The next morning everything was quiet and still as the sun began to stream through the dusty windows and the household woke up and prepared breakfast. That morning it was hard work to try and get out of the house and back on the road. One of the uncles offered to get his car and drive us to Maseru; the girl who originally befriended us said that she would come with us to Maseru for the weekend. In these situations I often find that it is easy to get hijacked by a family. We politely turned down their offers of help and said we didn't want to put them out anymore and that taking the bus to Maseru was not a problem for us. The Mama served us a large breakfast of homemade doughy bread with peanut butter, donuts and a large pot of tea. Before we left the whole family gathered outside the front of the house to pose for photos. We gave the Mama some money to thank her for her hospitality, which was greatly appreciated, and then we walked to the main road and waited for a minibus to Maseru, the capital city of Lesotho.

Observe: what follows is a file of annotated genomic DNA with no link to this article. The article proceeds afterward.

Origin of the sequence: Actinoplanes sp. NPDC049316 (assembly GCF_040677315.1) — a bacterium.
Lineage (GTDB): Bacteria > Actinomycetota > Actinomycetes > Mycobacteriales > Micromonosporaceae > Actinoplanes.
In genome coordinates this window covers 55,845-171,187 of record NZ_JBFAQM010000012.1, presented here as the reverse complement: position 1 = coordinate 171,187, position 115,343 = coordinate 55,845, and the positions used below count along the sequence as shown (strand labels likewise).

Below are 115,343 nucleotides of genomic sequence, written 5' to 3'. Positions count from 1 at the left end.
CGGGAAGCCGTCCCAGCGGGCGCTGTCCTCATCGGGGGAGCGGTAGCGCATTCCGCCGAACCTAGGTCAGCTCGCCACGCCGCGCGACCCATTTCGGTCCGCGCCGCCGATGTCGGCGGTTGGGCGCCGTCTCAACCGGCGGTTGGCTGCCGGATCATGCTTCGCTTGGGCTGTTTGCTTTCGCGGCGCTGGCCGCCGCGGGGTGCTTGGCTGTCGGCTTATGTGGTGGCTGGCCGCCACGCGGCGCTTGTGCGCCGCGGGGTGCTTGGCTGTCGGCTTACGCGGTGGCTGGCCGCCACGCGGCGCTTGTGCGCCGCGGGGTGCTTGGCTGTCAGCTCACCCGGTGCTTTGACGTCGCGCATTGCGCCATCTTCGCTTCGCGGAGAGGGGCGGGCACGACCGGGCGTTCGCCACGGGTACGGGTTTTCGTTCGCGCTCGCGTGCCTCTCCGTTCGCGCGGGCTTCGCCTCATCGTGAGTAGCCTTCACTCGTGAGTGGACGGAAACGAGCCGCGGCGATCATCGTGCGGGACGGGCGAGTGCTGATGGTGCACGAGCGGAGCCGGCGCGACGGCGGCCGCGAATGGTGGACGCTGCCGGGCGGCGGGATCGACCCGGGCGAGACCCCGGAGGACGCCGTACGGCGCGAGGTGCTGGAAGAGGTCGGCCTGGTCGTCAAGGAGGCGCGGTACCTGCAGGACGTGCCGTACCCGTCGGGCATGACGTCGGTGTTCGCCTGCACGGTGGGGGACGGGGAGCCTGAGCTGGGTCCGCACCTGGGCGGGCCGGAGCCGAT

It was a Sunday morning and everything was very quiet, hardly any traffic moving along the road. Presently though, an old minibus came towards us that was going to Maputsoe, about a third of the way to the capital along the A1 road. We waved goodbye to our hosts and were once again back on the highway and travelling; our planned destination was Roma, 35km east of Maseru. This was our first chance to see Lesotho in daylight and it appeared to be a very different country compared to it's neighbour South Africa, which surrounds it. This was a land where oxcarts plodded alongside the road and tribesmen rode past on horseback wrapped in their traditional blankets called a kobo to keep warm. In this mountainous country the Basotho pony, which is a hardy, sure-footed horse, has become the preferred method of transport. Small villages of round, stone huts with thatched roofs were dotted alongside the road and in the valleys. In the villages there was an interesting system of flags on various huts indicating what was for sale there. The most common flag was either white or yellow signifying that the local home-brewed sorghum beer was available. A red flag meant that meat was for sale and a green one, vegetables. As it was the middle of winter the landscape was devoid of anything green, the grass was dry and brown, the few trees that there were, mostly along the rivers, were bare of leafs. The fields were fallow, some still with the previous seasons maize crop standing dead and dry waiting to be harvested. Small herds of cattle and goats grazed in the harvested fields and the dry grass.